T3 PHAGE Meaning and Definition
The T3 phage (also known as Bacteriophage T3) is a specific type of bacteriophage, which is a virus that infects and replicates within bacteria. The T3 phage is a member of the family Podoviridae and genus T7-like viruses.
The T3 phage possesses a complex and well-studied structure consisting of a head or capsid that contains the genetic material, a tail attached to the head, and tail fibers extending from the tail. This viral structure enables the T3 phage to specifically infect and inject its genetic material into certain strains of Escherichia coli (E. coli) bacteria.
Once the T3 phage infects a target E. coli bacterium, it employs a lytic life cycle, meaning it immediately begins to hijack the host's cellular machinery to produce multiple copies of itself. This leads to the eventual lysis or bursting of the infected bacterium, releasing new T3 phages into the surroundings to infect other bacterial cells.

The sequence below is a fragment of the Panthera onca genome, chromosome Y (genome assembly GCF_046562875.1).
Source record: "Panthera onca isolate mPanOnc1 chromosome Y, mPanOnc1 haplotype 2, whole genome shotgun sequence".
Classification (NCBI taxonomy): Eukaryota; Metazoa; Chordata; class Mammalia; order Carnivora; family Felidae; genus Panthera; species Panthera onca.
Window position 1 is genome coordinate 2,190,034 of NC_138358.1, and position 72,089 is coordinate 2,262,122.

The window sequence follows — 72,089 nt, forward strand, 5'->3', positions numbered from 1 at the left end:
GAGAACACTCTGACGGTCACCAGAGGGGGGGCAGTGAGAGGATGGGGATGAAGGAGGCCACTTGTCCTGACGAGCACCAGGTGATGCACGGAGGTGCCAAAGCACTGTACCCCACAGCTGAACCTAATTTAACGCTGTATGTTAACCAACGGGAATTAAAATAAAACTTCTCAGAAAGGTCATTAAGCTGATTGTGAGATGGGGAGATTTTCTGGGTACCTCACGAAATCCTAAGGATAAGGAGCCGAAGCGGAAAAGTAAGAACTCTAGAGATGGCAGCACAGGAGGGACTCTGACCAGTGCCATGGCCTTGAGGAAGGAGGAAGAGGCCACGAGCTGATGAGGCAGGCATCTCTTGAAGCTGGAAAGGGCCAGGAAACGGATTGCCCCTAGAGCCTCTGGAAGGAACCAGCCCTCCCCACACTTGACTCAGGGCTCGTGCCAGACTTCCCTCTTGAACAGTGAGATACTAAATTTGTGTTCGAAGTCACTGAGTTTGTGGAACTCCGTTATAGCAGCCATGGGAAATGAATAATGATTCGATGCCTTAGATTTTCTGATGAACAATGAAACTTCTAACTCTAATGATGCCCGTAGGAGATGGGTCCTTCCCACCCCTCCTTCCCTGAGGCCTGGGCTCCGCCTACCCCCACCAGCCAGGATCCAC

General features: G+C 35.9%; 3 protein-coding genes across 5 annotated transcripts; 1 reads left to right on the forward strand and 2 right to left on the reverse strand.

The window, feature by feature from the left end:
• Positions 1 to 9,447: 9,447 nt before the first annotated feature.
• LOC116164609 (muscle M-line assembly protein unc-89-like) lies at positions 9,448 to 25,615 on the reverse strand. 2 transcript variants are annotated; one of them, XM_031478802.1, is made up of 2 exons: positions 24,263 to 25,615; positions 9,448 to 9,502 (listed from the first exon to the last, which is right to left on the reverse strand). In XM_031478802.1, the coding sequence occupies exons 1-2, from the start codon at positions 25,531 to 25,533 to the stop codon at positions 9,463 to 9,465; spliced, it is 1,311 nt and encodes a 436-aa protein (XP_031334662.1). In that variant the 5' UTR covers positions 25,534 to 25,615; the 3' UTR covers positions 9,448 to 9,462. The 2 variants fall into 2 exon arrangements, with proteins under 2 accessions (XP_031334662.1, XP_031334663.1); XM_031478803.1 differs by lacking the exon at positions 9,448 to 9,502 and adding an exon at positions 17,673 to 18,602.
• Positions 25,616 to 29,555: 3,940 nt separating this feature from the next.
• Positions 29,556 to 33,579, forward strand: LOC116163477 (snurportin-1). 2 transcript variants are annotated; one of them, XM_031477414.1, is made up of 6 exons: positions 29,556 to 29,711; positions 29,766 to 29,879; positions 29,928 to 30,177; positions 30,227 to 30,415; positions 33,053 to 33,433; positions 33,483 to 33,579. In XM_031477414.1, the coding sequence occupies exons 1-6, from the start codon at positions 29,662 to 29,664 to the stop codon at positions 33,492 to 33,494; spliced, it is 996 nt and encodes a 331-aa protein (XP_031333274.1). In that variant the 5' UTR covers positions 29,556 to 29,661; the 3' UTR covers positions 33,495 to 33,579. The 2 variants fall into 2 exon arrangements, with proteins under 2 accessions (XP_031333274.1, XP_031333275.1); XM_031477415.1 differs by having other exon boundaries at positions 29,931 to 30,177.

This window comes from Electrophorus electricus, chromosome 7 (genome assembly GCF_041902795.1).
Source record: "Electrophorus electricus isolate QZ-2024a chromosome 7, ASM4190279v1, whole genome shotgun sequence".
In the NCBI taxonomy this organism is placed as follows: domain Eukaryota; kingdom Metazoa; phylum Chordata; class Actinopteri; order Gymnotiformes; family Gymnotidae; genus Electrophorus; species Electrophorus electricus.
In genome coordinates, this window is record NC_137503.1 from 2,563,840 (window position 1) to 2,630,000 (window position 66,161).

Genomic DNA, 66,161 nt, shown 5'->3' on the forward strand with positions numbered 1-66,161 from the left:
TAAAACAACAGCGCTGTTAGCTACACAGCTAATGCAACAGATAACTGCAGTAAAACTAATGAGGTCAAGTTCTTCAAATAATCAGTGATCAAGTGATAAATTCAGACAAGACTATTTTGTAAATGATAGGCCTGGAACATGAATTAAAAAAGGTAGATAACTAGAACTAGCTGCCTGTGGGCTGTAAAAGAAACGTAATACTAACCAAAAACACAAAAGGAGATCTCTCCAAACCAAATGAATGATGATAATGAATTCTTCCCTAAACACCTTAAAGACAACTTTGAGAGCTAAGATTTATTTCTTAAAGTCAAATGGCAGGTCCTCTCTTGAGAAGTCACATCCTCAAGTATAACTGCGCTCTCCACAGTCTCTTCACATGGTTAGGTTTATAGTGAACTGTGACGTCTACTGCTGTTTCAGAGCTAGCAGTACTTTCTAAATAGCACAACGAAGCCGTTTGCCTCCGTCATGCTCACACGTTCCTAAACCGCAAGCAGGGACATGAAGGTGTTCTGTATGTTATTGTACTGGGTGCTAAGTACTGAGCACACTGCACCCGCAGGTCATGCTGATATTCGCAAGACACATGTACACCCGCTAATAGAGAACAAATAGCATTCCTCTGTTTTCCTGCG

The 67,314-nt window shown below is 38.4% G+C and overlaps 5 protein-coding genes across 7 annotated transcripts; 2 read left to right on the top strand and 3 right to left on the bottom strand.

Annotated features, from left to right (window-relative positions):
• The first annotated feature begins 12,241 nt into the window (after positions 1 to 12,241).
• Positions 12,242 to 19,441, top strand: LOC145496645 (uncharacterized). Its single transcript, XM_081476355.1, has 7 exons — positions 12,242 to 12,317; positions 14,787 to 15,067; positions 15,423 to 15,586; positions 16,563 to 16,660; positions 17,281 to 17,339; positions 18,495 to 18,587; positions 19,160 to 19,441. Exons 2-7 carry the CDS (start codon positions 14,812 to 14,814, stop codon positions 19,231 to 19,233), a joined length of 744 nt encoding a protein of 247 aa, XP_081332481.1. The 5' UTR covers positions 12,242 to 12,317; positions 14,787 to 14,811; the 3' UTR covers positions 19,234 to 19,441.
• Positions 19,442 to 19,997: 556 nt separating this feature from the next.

The T3 phage possesses a linear double-stranded DNA genome, which encodes essential components for its replication, including enzymes responsible for genome replication and capsid formation. It also codes for proteins that can manipulate the host's metabolism, ensuring the provision of necessary resources for viral reproduction.
Due to its intricate structure and relatively small genome, the T3 phage has been extensively studied as a model organism in molecular biology and virology research. It has served as a valuable tool for understanding fundamental biological processes, such as DNA replication, transcription, and translation, as well as a model for investigating host-virus interactions and developing phage-based therapies against bacterial infections.